The daters are all incredibly different, too, bringing to life first dates that are inane, boring, fun, and even hostile. There’s Lex, the confident and cool gay man his friend calls the Asian James Dean. Luke, the aforementioned real estate guy who is so boring that he actually seems amused by a woman who tells him to taste his food with "more flavorfulness, more mouthness." Leonard, a 70-year-old widower learning to put himself out there once again. Gurki, the gorgeous divorcée who is miles better than all of her dates. Mila, the queer, soft-spoken sweetheart who doesn’t really date. And Sarah, a woman whose manic pixie energy is endearing to one date and a nightmare to another.
Without confessional interviews or the producer-coerced drama of shows like The Bachelor, the drama of Dating Around is in the smaller moments. Both Sarah and Gurki both have one date out of five go sideways and end early, which felt very relatable. It's excruciating to watch Sarah give a double whammy excuse of a "headache and an early morning" to cut a date short with a man who can't stop making sexual innuendos before dinner; karma hits her back when another date who can’t stand her puns finally wishes her good luck and leaves her at a bar alone. Gurki, meanwhile, is left alone in shock after one date becomes hostile and blames her for her divorce. Both are cringey yet electrifyingly real moments of television; they're so voyeuristic you can't avert your eyes.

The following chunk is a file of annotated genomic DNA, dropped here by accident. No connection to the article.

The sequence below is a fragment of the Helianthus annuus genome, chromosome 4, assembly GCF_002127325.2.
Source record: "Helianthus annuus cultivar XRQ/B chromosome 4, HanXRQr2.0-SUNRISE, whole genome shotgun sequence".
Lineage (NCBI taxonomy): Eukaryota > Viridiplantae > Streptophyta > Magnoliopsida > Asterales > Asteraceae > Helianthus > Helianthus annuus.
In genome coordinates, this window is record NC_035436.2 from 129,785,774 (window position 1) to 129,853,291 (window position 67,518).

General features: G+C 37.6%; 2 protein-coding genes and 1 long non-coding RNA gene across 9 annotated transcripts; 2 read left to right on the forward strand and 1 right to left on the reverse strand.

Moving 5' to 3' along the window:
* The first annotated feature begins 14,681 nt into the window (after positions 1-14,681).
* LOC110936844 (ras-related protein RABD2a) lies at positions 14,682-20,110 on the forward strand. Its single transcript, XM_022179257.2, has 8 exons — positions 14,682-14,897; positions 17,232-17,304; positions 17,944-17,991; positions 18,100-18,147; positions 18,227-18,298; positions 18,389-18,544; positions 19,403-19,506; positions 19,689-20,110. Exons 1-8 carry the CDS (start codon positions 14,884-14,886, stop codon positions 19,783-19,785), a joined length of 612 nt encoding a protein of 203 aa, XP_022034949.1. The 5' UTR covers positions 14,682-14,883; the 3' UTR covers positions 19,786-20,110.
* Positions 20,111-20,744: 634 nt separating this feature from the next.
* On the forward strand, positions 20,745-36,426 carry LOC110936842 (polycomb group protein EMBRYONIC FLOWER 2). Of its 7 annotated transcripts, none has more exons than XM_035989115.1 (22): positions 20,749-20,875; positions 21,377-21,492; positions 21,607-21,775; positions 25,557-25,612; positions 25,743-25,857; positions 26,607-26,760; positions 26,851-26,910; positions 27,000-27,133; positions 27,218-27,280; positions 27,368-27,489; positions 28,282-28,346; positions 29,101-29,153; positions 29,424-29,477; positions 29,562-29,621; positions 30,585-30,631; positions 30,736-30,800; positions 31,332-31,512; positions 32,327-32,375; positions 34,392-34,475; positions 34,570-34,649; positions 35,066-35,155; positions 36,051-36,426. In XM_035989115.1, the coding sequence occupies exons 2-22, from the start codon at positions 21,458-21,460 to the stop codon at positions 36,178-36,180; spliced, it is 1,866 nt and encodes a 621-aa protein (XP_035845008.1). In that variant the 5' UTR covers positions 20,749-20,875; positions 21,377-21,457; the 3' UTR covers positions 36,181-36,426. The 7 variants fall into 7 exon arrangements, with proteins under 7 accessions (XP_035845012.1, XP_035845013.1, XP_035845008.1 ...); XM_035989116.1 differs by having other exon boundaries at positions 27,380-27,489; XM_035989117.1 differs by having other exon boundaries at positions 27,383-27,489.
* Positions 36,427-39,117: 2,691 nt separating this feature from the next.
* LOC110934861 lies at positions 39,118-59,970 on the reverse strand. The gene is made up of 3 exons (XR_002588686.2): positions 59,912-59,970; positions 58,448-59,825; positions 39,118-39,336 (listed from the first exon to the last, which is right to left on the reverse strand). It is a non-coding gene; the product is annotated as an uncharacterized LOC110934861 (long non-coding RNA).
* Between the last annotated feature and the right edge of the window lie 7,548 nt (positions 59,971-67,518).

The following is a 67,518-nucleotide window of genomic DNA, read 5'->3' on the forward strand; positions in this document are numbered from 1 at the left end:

And really, who hasn’t been there? Who hasn’t felt the pang of discomfort when you immediately know this isn’t going to work... and then the utter relief in being able to walk away before your bedtime? The daters who go on their separate ways do it without much pain because they know there will be another date with another person. There will always be another date. This is what dating is like in a land of countless options.
While those moments are quite dramatic (and, of course, happen only to the straight women), the other dates are all totally fine. They’re normal to the point of being forgettable. There is an existential nagging that grows in the viewer while watching daters fumble around in ways that are too familiar. (What should I order? Do I kiss her or give her a hug? Do I want to see her again or am I just saying that because it's polite?) After six episodes, we’re left to wonder: what's the point of dating at all?
Five out of six episodes of Dating Around follow young, hot New Yorkers who by now might be growing their Instagram followings and basking in their newfound celebrity, and that's just fine. But the one delightful outlier in the series is Leonard, the widower and former P.I. who brings an openhearted joy to every date he goes on. He takes careful consideration of his dates, who, like him, have already lived lives full of plenty of joy and pain. Like him, they're out there on a first date with a genuine hope of making a connection, because they know that life is long and lonely, and is made beautiful by forming connections with other people.
So why do we keep watching, and why do we keep dating? Because maybe there’s hope. Hope for a second date — and at least for us watching Netflix, a second season.